3. What are the pitfalls or shortcomings of your least memorable campaign(s), and what in retrospect could you have done to prevent them, fix them, or at least keep the interest of the campaign(s) going, if it was possible to fix at all?



I think my own answers to these questions are long overdue.

1. Unpredictability and chaos, discovery of self, the impact of one's actions on a global scale.  Note that I only look at this in retrospect, because when it comes to the best campaign I've run so far, I still don't know what the ending would actually be (I've been developing a probable ending, but I still leave it up to the players and their actions to determine what their ending(s) would be, even if the end wasn't even close to their initial motivations).
2. SBlocking wall of text...
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Oh my goodness, that's a lot to sift through; and because the campaign is still ongoing I expect whatever I write right now might not be applicable in a few weeks or months.  I suppose the best so far would be everything done by a very disruptive player, since the campaign really began with him being disruptive, and even upon his character's death, undeath and death again, the impact of his actions still ripple throughout the campaign world -- even in places he never set foot on.  Which is prety ironic when you think about it.

First off, I asked at the beginning of the campaign who wanted to be the party's traitor.  He was the first to raise his hand, and I should've smelled trouble from that point on (maybe I did, but I went along with it anyway, regardless of consequence).  Then I began his story being assigned by one of the Icons (the Black, one of the triumvirate of ancient dragons who are collectively known as The Three) to find this ancient dragon locked up in a statue, and he ended up joining the rest of the group in search of said statue (for different reasons [duty to the High Druid, because of a bounty being awarded to whoever found that statue to be specific]).  When he found the statue, I had the statue offer him any wish he desired, and so he asked for the power of The Three.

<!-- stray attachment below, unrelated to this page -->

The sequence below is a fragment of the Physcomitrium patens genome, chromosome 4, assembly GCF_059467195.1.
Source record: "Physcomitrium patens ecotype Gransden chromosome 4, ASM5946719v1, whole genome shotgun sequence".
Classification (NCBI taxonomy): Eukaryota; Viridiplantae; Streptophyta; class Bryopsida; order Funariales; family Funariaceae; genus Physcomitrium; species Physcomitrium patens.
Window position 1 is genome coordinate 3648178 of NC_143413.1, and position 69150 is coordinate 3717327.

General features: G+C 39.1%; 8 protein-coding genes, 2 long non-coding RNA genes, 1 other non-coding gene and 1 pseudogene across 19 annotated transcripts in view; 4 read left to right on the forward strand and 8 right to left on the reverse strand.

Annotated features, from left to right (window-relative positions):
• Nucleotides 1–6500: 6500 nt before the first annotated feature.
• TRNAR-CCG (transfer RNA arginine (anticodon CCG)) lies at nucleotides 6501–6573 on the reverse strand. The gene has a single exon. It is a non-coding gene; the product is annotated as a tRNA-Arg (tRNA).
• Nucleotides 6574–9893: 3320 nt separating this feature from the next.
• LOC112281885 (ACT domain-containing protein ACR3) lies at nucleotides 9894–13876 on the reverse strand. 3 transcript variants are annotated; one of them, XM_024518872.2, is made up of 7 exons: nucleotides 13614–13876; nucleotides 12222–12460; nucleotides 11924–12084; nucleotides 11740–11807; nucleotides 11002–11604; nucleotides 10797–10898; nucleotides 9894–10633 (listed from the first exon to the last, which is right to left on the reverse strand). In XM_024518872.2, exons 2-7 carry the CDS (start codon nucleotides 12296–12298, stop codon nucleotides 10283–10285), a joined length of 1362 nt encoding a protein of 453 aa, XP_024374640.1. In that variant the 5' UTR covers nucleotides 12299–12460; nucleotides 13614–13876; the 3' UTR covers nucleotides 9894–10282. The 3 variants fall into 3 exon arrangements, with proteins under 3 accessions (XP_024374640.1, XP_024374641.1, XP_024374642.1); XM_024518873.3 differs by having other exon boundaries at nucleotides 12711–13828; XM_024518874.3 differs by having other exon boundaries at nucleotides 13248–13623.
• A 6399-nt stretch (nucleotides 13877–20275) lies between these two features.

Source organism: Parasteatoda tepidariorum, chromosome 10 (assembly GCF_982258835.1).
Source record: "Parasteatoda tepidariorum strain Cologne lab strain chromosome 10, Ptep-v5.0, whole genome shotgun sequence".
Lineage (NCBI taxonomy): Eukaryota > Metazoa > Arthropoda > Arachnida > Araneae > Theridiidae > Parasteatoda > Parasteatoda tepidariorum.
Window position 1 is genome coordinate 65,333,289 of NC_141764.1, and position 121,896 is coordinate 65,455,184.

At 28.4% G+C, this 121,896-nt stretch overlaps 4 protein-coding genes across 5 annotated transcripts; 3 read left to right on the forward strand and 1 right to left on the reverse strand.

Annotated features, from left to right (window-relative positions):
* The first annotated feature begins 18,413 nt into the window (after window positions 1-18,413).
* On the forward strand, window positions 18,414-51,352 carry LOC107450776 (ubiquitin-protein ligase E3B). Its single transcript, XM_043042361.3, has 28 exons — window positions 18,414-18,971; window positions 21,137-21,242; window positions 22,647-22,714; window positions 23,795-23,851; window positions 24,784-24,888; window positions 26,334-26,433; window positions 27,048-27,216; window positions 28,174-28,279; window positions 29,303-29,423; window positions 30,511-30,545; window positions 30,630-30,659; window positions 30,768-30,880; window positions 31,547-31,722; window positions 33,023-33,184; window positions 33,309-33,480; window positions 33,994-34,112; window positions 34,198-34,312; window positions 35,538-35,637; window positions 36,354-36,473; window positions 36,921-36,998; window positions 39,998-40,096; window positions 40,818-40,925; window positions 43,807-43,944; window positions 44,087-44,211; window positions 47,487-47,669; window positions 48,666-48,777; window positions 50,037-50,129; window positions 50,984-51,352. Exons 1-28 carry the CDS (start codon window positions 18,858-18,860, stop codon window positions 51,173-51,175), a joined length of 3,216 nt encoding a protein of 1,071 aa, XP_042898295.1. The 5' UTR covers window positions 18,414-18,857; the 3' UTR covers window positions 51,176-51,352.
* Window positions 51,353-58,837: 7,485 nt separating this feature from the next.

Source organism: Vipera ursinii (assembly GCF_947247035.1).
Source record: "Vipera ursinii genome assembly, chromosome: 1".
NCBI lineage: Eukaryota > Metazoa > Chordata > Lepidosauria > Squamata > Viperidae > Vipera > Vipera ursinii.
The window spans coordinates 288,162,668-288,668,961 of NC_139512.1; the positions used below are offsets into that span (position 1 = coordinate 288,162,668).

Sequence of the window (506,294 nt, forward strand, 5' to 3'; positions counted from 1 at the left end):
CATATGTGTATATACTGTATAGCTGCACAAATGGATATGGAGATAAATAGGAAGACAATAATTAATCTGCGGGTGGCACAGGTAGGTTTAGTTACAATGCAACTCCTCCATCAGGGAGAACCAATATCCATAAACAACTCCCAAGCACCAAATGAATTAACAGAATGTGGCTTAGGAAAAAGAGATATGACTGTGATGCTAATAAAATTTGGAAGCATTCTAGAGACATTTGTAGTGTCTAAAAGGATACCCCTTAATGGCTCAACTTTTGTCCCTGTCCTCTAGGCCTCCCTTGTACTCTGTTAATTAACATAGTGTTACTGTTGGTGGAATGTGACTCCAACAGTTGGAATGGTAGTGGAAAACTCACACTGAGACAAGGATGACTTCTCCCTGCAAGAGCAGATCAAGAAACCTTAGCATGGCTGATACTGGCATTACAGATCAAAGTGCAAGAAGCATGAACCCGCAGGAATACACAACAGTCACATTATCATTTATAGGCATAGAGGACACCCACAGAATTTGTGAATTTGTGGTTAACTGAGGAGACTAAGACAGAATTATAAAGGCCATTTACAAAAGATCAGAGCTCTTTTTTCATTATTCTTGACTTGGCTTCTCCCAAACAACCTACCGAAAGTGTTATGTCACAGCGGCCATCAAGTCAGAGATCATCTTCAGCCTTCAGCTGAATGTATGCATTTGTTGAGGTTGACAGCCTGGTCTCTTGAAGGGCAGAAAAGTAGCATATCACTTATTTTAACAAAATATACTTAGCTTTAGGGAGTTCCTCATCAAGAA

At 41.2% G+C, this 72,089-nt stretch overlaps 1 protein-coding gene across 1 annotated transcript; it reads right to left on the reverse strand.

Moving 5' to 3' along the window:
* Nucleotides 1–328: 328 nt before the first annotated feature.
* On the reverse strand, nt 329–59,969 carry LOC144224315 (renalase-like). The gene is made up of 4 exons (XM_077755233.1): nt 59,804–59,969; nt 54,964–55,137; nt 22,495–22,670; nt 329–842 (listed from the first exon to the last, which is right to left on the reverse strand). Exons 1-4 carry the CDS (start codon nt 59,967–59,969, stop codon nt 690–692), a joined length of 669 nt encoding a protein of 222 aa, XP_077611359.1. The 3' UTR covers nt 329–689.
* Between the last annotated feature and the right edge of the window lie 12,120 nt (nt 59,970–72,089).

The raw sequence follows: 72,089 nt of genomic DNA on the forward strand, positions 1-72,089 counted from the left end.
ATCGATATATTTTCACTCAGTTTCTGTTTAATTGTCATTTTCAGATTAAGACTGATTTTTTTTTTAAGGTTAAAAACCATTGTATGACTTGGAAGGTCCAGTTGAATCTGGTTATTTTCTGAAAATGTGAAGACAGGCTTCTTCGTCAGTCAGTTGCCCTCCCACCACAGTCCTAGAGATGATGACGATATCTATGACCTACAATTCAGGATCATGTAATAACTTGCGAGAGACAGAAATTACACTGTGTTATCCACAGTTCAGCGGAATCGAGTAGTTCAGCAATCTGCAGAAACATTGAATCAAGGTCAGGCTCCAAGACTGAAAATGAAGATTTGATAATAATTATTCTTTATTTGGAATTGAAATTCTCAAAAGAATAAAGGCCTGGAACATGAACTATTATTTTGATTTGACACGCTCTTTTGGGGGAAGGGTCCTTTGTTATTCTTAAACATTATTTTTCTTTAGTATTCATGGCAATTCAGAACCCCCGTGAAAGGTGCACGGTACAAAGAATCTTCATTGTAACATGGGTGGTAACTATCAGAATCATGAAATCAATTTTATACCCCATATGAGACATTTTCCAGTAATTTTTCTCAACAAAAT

Alarm bells were ringing in my head at the time, but instead of saying "no", I decided to go for the "yes, but" instead.  I told him that the statue said that he'll be granted that power, but only after he killed the Three, upon which he was thrown into a different plane while the rest of the party fought some pretty bewildered barbarians (who apparently were teleported there by the statue or something connected to the statue (defensive mechanism perhaps?).  His first "death" had the paddings of a tutorial, and I said that he appeared after the fight unconscious.

[ Funny enough, the player whose unique thing was that he could turn into a dragon decided to destroy the statue at the time with his dragon breath, but failed to keep his mental faculties and went berzerk as a result of the transformation, and had to be put down by the other PCs.  Fun times ]

When his character came to (several sessions later), he became hell bent towards destroying the Three, which I conceded to allowing as a result of a variety of dice rolls (relationship dice rolls can get very crazy at times).  I had him involved in a dream sequence where the Blue (who is another dragon of the Three) was abducted by the Lich King and what seemed to be an undead dragon that used to be the White, an ancient dragon that was killed ages ago.  He proceeded to go to Necropolis to free the Blue, and he found her chained and prepared for the ritual that would turn her into a dracolich.  What followed was a fight that was way too epic for his caliber (level 3 vs. level 8 and level 14, when the maximum level of PCs is 10; it's like you threw a level 10 PC against a level 21 and a level 40 opponent in D&D 4E); Her original idea -- even though I was aware that it was bound to fail due to this guy's vendetta against the Three -- was that she would sacrifice her physical shell and transfer her essence to the blade that this PC was carrying at the time, then he was to escape by any means possible for her to be raised again in full glory (since normal raise dead was very iffy for her at this point in time [13th Age is quite brutal on the raise dead bit actually])... but what he did was that he took her essence, fought a 2-on-1 fight, broke the blade carrying the Blue's essence (destroying her completely), and eventually becoming incinerated in burning ice + dark lightning.

That should've been the end, given how it's the second time I actually killed the guy, but why waste a good player?  I decided that, because he amused the Lich King for his bravado (that undead lich could use someone with that sort of guts after all), he raised him as a wraith.  And because he was wielding the blade when it was shattered, the PC also gained a level and a bit of the Blue's essence as well (swapping one of his Fighter class features and a maneuver for a Sorcerer class feature and a spell [totally part of the rules by the way]).  After the Lich King learned of the PC's true intentions, he just laughed and played along with the PC -- apparently the Lich King knows something about the statue -- and sent him off to bait the Red so that the Lich King could weaken him and the PC could deal the final blow (as per the statue's word).